Rosh Hashanah 2005-5766
The Overwhelming Nature of Nature: Our Response to Disaster
It is fortunately a rare occasion in our modern world that we get a chance to experience a disaster of “biblical” proportions. Events that wipe out entire cities and displace hundreds of thousands of people do not occur often. That the death total from Hurricane Katrina does not number well into the thousands or even the tens of thousands is a testament to the advances of modernity. Yet, the event itself, the destruction that it brought not only through the extensive and dramatic flooding of New Orleans, but through the force of wind and the power of waves along the entire gulf coast, demands that we remember that though humanity has become powerful, the forces of nature are vastly more so. In the past 30 years, only a handful of natural events have brought about these feelings. For those in Iowa, for certain, the events of 1993 come to mind. I would add the eruption of Mount St. Helens in 1980, the Tsunami in Southeast Asia in 2004 and to a lesser extent Hurricanes Hugo in 1989 and Andrew in 1992.
The views of Judaism on such disasters and how we should respond to them differ dramatically from one to another, but all of them teach us something that can help us through the tragedy.
The story of Noah was written from the perspective that God causes all things to happen. Natural disasters are, as the insurance companies have traditionally called them, “Acts of God.”
11. The earth also was corrupt before God, and the earth was filled with violence.
12. And God looked upon the earth, and, behold, it was corrupt; for all flesh had corrupted its way upon the earth.
13. And God said to Noah, The end of all flesh has come before me; for the earth is filled with violence through them; and, behold, I will destroy them with the earth.
God brought a great flood to cover the earth and when the flood had ended, God made a promise to Noah.
15. And I will remember my covenant, which is between me and you and every living creature of all flesh; and the waters shall no more become a flood to destroy all flesh.
Humanity’s sinfulness angers God and God causes disasters to happen because of the sinfulness of the people affected.
We also have the words of the prophet Jeremiah in this light:
Jeremiah 4:20 – 27
I beheld the earth, and, lo, it was waste and void;And the Heavens, they had no light.I beheld the mountains, and, lo, they trembled.And the hills moved to and fro.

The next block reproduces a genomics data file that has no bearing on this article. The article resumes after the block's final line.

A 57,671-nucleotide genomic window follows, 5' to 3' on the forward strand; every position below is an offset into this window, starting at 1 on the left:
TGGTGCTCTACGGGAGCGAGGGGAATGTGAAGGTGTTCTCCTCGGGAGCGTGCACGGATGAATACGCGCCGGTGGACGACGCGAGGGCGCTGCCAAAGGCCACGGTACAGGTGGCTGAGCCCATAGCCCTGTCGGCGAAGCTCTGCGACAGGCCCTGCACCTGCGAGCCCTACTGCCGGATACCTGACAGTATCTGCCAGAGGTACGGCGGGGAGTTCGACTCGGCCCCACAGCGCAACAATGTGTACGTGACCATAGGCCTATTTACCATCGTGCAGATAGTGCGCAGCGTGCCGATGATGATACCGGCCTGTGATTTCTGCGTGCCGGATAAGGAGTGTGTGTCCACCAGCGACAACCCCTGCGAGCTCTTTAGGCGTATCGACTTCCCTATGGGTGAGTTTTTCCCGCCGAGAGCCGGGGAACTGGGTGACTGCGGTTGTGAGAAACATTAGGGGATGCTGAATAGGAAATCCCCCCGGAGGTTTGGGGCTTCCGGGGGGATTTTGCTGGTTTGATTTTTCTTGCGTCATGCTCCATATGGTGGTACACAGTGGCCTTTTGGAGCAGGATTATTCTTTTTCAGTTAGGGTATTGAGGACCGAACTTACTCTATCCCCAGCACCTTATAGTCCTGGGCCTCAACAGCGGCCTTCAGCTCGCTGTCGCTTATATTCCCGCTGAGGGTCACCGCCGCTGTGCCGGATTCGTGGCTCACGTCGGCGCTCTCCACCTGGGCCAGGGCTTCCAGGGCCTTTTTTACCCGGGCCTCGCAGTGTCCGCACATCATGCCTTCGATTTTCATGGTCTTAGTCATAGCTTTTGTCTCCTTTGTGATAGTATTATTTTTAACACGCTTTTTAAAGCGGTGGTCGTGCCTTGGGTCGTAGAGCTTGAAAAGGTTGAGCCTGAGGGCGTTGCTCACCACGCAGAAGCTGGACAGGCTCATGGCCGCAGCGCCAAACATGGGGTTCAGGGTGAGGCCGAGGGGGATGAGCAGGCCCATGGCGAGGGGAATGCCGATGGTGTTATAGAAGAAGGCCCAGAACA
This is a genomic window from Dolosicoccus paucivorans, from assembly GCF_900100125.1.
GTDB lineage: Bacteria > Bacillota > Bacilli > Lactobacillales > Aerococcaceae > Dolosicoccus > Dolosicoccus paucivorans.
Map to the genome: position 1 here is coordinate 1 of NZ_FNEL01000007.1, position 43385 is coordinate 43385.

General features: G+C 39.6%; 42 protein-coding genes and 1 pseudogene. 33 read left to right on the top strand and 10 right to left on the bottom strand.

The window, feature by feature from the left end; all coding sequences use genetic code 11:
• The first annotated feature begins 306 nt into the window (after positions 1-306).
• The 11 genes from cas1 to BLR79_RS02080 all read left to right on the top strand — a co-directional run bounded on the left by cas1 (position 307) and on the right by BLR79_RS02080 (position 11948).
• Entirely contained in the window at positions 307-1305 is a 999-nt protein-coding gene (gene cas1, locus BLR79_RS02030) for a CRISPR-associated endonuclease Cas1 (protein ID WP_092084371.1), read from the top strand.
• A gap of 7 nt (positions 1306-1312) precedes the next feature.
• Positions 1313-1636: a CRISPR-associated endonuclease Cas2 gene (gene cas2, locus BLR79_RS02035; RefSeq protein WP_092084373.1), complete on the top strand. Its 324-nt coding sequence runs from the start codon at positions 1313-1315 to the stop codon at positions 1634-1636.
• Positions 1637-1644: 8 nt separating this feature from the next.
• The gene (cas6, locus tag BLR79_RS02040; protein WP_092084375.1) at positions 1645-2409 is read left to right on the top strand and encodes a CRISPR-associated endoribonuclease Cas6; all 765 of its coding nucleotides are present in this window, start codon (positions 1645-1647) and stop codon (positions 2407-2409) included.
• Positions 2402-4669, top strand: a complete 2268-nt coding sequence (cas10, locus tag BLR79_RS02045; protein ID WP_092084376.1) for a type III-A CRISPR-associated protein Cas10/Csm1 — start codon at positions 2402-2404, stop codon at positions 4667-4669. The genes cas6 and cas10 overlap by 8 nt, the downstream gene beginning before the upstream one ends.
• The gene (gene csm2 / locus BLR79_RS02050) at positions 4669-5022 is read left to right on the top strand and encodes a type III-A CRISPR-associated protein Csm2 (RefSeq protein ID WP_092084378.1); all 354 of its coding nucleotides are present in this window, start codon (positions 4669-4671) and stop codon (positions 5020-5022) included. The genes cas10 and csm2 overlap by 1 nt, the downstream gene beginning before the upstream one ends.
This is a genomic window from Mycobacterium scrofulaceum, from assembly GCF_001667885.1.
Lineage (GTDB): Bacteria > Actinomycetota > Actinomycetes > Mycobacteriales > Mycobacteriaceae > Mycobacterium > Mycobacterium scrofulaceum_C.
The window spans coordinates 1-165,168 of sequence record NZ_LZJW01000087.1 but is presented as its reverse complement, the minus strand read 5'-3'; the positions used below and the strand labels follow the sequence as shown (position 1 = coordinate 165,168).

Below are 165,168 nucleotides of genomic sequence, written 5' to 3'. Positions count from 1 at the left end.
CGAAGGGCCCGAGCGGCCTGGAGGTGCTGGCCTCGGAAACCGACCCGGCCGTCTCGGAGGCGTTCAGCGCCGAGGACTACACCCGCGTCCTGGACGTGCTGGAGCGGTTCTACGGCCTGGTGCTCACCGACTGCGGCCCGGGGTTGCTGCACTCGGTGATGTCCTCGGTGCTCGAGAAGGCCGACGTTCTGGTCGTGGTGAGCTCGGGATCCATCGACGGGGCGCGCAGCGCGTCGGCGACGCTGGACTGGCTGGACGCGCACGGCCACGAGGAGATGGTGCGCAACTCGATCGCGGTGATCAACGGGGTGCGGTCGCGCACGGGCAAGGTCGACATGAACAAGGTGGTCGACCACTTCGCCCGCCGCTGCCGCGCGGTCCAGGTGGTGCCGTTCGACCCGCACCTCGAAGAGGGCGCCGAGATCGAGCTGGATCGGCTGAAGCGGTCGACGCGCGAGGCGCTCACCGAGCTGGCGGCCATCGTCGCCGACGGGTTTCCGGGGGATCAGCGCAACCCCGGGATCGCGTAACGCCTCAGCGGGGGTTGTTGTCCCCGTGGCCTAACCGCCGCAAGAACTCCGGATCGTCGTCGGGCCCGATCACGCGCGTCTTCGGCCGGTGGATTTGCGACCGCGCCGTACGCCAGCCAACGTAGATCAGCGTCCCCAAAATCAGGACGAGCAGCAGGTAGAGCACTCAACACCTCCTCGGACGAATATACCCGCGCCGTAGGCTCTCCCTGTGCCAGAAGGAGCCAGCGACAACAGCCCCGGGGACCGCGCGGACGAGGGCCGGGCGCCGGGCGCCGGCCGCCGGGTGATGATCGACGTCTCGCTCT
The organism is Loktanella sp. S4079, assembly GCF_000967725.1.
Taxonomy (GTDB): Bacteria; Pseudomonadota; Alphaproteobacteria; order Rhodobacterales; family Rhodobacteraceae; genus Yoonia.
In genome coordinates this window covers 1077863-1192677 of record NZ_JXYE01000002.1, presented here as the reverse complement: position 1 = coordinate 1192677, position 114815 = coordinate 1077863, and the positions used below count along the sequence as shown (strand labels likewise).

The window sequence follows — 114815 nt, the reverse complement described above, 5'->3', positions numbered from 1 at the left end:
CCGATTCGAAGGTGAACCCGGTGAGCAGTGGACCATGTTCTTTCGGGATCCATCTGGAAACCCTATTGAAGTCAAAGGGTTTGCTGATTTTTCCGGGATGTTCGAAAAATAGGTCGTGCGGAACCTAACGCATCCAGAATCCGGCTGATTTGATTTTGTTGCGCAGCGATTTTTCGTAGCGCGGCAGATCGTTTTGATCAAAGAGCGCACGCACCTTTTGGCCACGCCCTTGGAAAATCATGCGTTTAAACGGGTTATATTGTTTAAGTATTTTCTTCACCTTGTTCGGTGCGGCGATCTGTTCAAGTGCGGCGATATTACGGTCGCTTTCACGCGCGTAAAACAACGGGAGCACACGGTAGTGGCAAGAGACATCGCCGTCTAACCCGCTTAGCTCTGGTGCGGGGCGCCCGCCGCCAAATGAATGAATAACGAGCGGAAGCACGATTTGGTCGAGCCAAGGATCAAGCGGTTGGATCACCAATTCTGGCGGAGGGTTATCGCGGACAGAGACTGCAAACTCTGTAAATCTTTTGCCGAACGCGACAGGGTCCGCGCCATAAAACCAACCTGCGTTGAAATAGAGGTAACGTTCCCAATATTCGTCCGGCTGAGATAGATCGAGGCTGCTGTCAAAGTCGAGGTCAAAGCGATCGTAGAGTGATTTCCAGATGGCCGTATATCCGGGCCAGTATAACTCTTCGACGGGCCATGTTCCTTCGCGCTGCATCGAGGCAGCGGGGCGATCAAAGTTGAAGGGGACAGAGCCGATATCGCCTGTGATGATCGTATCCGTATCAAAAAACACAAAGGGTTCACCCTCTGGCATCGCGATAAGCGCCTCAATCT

I beheld, and, lo, there were no people,And all the birds of the heavens were fled.I beheld and, lo, the fruitful field was a wilderness,And all the cities thereof were broken down
At the presence of the Lord,And before his fierce anger….
For thus says the Lord:"The whole land shall be desolate."
When people in New Orleans asked, “Why did this happen here?” Surely there were some who thought about the fact that most of the city is below sea level and lying in a not unusual path for a hurricane to follow. Others no doubt believed that the events were entirely random, that Hurricane Katrina, followed by Hurricane Rita, simply happened to both devastate Louisiana. Yet, others wonder what they did to anger God.
There are many out there who see what happened to New Orleans as punishment for the sins of its inhabitants, particularly those in the French Quarter. Don’t ask them why the French Quarter was spared while so many churches across the entire gulf were destroyed. Others believe that New Orleans was punished for the sins of America around the world.
Liberal minded people in general and Reform Jews in particular find this kind of thinking to be entirely wrongheaded. We do not agree with the implications of the story of Sodom and Gomorrah either, but that story has an added dimension. In it, unlike in the Flood story, there is an argument about the punishment. Abraham’s discusses with God the righteousness of collective punishment.
Sodom and Gamorrah
23. Abraham drew near, and said, Will you also destroy the righteous with the wicked?
24. Perhaps there are only fifty righteous inside the city; will you also destroy and not spare the place for the fifty righteous who are in it?
25. Be it far from you to do after this manner, to slay the righteous with the wicked; and that the righteous should be as the wicked, be it far from you; Shall not the Judge of all the earth do right?
At this time of year, when we think of all of our faults and pray to God as Judge on high asking forgiveness for our wrong actions and blessings for the coming year, the last thing that we want to happen is not only to be punished, but to be punished for someone else’s sins! We take comfort in God’s reply to Abraham, “I will not do it for the sake of the fifty righteous” and the continuing willingness for mercy for the sake of even ten.
The story of Sodom and Gomorrah would have us believe that God might have refrained, if God had wished, but decided to go ahead with the punishment. The story of Jonah, read on Yom Kippur, reinforces that possibility since it tells us that God chose not to destroy Ninevah. God, despite the sinfulness of Ninevah, turned away punishment because they changed their ways.